23 December 2021
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It is ok for Christians to celebrate

Speaker: Apostle Ernie

Every year at the same time, around Christmas, Christians struggle with this question; is it ok for us to celebrate Christmas?. It is the celebration of Christ’s birthday for some, so the answer would be a resounding yes. Others would argue Christ was not born on December 25 and Christmas has pagan roots, so the answer would be a resounding no. But what does the Bible say?

Paul, Jesus, and the Apostles all agree; it is wrong and sinful to worship Yehovah with man-made laws. (Matt 15:9) We are only allowed to worship Yehovah obeying His Torah (the written law of Moses) (John 4:24)

Even so, we never see Paul, Jesus, or the Apostle telling anyone to disband tradition. We even see Jesus celebrating Hanukkah (John 10:22) even though Hanukkah is not in the Torah (the law of Moses). Hanukkah is a pagan solstice festival captured by the Jews and made into a day of celebrating Yehovahs victory over paganism. Christmas is a pagan solstice festival captured by the Christians and made into a day commemorating Christianity’s victory over paganism. So if Jesus was ok with celebrating Hanukkah as a tradition, then we should be ok with celebrating Christmas as a tradition.

When does celebrating Christmas become sinful? It becomes sinful when tradition violates Torah, or you end up making tradition into a law.

It becomes sinful when you worship the Christmas tree by singing songs to it.
It becomes sinful when you make it into a law saying that you have to celebrate the birth of Christ to be a good Christian.
It becomes sinful when you make it into a law saying Christ was born on December 25.

Intellectually we all know we would never consciously do this because we know it would be legalism to rewrite the Bible, saying that Christ is born on December 25 and telling everyone they are not saved if they dont celebrate Christmas. Could you be guilty of doing this unconsciously?

Ask yourself what your knee-jerk reaction is if you encountered someone claiming to be Christian, but they did not have a Christmas tree, a Christmas dinner, decoration, or gifts?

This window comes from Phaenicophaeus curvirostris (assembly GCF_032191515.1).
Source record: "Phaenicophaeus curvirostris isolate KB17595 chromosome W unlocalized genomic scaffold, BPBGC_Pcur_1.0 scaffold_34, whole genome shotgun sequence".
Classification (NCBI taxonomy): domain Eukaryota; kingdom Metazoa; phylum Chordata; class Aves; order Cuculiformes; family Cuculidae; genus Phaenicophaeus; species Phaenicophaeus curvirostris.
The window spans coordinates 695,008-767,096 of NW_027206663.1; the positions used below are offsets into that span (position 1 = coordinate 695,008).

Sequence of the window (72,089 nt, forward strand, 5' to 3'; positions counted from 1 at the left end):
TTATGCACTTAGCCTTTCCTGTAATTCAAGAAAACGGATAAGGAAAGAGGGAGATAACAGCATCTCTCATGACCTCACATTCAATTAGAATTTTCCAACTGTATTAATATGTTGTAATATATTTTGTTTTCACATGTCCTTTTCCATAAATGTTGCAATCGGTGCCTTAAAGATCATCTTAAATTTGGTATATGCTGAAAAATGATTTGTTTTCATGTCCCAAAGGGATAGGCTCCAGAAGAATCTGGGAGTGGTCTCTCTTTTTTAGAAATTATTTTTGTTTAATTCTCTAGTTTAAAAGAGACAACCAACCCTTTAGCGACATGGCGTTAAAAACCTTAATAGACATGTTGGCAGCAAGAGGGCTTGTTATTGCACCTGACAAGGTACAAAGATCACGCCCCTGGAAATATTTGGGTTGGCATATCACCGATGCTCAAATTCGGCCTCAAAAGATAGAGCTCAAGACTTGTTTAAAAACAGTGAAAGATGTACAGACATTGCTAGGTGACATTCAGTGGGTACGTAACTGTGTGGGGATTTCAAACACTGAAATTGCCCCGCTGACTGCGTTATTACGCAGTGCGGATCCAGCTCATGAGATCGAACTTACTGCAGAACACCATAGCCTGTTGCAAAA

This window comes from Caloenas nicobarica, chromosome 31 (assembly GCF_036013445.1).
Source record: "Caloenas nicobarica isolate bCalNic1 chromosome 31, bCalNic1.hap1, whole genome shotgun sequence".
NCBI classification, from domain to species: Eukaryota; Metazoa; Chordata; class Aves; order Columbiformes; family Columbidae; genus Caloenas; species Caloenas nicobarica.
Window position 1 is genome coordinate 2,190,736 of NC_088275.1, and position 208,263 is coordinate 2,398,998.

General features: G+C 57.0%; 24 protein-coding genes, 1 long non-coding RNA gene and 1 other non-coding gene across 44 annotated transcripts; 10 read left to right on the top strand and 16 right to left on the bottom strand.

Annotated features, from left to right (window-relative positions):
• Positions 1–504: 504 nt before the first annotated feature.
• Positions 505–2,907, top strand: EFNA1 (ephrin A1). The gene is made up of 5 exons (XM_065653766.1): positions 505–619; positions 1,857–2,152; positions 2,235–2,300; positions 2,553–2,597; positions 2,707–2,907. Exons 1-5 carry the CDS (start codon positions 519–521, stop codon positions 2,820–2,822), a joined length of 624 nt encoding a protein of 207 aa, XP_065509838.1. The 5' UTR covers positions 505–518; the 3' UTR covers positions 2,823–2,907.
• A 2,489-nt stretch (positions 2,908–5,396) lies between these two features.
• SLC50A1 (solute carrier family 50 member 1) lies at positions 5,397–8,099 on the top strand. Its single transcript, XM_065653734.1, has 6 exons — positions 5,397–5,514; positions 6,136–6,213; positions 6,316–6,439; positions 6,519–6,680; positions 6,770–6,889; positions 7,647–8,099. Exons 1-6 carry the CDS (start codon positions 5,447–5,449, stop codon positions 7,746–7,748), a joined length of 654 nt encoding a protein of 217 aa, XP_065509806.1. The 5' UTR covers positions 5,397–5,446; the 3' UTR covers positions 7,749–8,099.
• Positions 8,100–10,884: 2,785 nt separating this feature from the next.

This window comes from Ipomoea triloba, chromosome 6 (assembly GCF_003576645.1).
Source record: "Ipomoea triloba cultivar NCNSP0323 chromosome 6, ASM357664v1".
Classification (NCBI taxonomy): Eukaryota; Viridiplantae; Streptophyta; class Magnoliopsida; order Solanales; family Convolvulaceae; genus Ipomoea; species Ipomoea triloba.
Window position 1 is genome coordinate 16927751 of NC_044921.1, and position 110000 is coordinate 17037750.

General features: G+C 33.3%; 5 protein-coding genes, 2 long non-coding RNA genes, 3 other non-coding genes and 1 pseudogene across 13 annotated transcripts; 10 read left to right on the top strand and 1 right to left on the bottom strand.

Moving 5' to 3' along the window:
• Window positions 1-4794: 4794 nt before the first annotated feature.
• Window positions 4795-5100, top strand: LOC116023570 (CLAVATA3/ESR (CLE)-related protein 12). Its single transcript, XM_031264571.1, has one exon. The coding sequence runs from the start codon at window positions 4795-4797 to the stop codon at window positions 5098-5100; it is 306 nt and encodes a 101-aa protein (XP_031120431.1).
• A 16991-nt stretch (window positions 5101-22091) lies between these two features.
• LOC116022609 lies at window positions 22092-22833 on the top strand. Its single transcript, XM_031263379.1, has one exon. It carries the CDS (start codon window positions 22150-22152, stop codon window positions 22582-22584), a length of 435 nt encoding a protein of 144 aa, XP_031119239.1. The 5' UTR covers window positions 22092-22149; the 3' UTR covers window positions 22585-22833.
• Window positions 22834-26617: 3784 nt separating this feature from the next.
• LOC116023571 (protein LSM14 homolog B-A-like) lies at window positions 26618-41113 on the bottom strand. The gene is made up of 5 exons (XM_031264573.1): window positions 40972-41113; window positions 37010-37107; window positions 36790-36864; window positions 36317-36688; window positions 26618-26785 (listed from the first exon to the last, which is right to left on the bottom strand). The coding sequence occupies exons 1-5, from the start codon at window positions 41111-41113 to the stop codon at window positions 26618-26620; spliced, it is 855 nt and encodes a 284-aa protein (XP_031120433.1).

Would you still see them as being a genuine follower of Christ?

What would be your initial reaction if circumstances made it impossible for you to buy a Christmas tree, gifts, a Christmas dinner, and decorate your house?

Would you still be able to enjoy the holidays and feel as if you had celebrated the birth of Christ?

It is my guess your first response is yes in both cases.

A few years ago, my intellectual response would have been yes, but I suddenly realized my emotional response had actually been a resounding no.

When I was a child, my parents celebrated Christmas the old-fashioned way with a tree, decorations, a lot of food, and many gifts. As I grew older and moved out on my own, circumstances made it impossible for me to continue celebrating Christmas their way. Even though I intellectually believed I was still a Christian celebrating the birth of Christ, and I would never openly question the salvation of someone who did not celebrate Christmas the way I was used to, emotionally, I felt as if I and everyone else who was not having a “Hallmark” Christmas was intentionally sinning against God. At times, not having a Christmas tree and almost no gifts or little to no decorations was depressing. But I was a typical man; I chose not to acknowledge my emotions because the alternative would have been to succumb to depression. I had people relying on me, so I never had the luxury of giving into depression. I had to suck it up and white-knuckle it through the holidays for their sake. So I was always able to create a good atmosphere for my family. Still, inside I felt as if I and everyone else who were not celebrating a Hallmark Christmas was intentionally sinning against God. I had become guilty of unconsciously making a tradition into law.

Ask yourself, what your knee-jerk reaction is if you encountered someone claiming to be Christian, but they did not have a Christmas tree, a Christmas dinner, decoration, or gifts?

Would you still see them as being a genuine follower of Christ?

What would be your initial reaction if circumstances made it impossible for you to buy a Christmas tree, gifts, a Christmas dinner, and decorate your house?

Would you still be able to enjoy the holidays and feel as if you had celebrated the birth of Christ?

This time I want you to look deep down inside your emotions for your emotional response to these two questions. If your emotional reaction is no on both questions, you are guilty of unconsciously making tradition into a law.

Dont make a tradition into a law because it would be legalism, and legalism is dangerous. But dont go in the opposite direction and disband all traditions making it sinful to celebrate Christmas as the birth of Christ. Decide to enjoy your traditions this holiday and make sure to worship our God Yehovah and our King Yeshua by obeying Torah, being reconciled to Yehovah by the cross.

Merry Christmas.